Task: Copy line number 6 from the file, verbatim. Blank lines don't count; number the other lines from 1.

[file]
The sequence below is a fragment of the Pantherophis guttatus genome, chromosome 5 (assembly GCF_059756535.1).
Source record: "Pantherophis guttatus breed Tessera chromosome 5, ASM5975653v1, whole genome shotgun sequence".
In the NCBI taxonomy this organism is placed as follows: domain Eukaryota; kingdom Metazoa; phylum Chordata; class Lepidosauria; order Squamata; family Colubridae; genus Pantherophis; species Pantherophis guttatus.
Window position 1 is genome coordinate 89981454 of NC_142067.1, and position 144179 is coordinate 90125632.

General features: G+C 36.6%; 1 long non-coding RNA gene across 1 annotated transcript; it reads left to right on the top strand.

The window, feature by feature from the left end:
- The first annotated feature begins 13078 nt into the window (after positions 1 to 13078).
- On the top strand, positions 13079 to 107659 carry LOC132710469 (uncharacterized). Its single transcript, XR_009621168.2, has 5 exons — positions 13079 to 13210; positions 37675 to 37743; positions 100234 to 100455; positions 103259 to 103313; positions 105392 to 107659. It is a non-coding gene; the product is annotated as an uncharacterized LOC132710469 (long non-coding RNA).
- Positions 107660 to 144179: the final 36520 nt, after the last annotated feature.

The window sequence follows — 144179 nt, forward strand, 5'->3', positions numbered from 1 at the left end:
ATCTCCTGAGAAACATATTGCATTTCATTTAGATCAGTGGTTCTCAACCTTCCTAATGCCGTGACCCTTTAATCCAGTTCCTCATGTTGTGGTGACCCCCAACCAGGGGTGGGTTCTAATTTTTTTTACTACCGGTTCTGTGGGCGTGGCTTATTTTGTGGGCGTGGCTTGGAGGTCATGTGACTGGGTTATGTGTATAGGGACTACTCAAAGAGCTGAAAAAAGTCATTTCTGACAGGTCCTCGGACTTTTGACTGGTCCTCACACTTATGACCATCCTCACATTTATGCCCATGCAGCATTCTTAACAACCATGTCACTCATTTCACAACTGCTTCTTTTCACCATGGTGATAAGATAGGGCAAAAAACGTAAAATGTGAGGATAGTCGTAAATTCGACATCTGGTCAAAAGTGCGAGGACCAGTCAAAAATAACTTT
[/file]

The window, feature by feature from the left end: